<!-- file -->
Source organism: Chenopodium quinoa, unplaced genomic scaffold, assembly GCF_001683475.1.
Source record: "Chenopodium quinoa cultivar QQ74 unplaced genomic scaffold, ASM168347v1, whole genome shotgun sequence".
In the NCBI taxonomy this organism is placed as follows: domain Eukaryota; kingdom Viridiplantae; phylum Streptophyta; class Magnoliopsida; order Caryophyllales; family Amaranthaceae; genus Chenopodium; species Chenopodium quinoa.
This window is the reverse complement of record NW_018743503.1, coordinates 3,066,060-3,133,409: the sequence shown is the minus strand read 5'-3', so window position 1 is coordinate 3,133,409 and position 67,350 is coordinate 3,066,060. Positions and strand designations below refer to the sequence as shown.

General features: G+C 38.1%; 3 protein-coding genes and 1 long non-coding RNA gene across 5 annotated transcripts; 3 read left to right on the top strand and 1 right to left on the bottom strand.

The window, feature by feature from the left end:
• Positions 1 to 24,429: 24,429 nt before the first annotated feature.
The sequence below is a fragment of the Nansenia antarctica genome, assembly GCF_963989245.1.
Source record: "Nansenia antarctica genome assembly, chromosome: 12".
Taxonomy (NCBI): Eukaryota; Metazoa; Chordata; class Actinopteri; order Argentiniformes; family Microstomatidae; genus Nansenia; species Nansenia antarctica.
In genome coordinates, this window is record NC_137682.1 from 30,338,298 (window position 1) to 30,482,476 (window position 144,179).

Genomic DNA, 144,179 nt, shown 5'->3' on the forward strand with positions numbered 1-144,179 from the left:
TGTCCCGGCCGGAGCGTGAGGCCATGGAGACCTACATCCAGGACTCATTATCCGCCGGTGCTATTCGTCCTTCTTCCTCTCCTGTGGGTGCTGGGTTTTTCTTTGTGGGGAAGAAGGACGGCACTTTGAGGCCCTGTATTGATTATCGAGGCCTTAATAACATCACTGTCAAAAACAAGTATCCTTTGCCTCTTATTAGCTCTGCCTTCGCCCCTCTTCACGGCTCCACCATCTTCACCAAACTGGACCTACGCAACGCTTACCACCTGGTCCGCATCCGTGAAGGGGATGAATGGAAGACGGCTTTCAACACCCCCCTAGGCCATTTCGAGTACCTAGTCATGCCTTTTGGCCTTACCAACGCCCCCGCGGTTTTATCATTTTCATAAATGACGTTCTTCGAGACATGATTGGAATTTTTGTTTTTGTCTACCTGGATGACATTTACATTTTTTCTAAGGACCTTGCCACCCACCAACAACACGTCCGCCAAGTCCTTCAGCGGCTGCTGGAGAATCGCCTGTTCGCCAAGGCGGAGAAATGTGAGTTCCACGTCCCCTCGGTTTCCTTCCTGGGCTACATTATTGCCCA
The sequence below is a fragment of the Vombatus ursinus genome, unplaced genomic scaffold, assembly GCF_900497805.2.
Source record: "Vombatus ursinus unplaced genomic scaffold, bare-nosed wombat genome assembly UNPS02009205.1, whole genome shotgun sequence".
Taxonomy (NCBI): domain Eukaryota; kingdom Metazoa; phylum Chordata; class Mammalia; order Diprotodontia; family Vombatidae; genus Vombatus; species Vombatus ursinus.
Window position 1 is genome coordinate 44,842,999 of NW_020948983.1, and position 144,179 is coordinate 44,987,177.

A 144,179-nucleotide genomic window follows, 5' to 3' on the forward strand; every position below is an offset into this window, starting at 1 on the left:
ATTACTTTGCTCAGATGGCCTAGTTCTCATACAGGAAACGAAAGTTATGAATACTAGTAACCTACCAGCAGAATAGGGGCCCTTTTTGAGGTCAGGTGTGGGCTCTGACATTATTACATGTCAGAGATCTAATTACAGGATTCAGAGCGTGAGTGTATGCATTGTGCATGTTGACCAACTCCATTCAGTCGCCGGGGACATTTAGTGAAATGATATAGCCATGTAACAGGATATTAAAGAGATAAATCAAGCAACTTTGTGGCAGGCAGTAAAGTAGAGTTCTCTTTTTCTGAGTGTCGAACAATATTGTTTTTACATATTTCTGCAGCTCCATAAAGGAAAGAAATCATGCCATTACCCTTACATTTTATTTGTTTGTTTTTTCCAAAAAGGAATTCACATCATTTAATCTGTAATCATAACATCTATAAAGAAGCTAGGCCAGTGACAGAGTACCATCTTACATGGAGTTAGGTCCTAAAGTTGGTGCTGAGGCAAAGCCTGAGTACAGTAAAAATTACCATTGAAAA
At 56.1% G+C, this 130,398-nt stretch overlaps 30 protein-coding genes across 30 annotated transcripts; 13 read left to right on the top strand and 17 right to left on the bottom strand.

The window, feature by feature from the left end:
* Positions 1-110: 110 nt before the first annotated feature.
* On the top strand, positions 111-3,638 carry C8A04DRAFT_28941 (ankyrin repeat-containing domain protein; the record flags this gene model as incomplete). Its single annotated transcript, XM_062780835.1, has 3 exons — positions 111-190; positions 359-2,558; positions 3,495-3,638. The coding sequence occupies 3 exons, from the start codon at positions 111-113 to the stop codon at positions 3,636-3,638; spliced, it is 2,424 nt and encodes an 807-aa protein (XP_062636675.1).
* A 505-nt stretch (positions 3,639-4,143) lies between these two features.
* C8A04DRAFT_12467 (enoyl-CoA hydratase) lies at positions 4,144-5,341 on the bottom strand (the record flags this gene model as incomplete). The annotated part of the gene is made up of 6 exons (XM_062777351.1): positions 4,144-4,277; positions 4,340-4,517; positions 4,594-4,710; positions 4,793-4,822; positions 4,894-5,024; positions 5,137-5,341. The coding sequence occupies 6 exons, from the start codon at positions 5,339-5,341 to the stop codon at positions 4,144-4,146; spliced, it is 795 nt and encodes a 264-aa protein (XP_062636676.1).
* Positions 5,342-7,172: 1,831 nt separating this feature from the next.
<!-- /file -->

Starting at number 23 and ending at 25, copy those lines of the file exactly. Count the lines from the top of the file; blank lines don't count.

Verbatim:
* On the top strand, positions 111-3,638 carry C8A04DRAFT_28941 (ankyrin repeat-containing domain protein; the record flags this gene model as incomplete). Its single annotated transcript, XM_062780835.1, has 3 exons — positions 111-190; positions 359-2,558; positions 3,495-3,638. The coding sequence occupies 3 exons, from the start codon at positions 111-113 to the stop codon at positions 3,636-3,638; spliced, it is 2,424 nt and encodes an 807-aa protein (XP_062636675.1).
* A 505-nt stretch (positions 3,639-4,143) lies between these two features.
* C8A04DRAFT_12467 (enoyl-CoA hydratase) lies at positions 4,144-5,341 on the bottom strand (the record flags this gene model as incomplete). The annotated part of the gene is made up of 6 exons (XM_062777351.1): positions 4,144-4,277; positions 4,340-4,517; positions 4,594-4,710; positions 4,793-4,822; positions 4,894-5,024; positions 5,137-5,341. The coding sequence occupies 6 exons, from the start codon at positions 5,339-5,341 to the stop codon at positions 4,144-4,146; spliced, it is 795 nt and encodes a 264-aa protein (XP_062636676.1).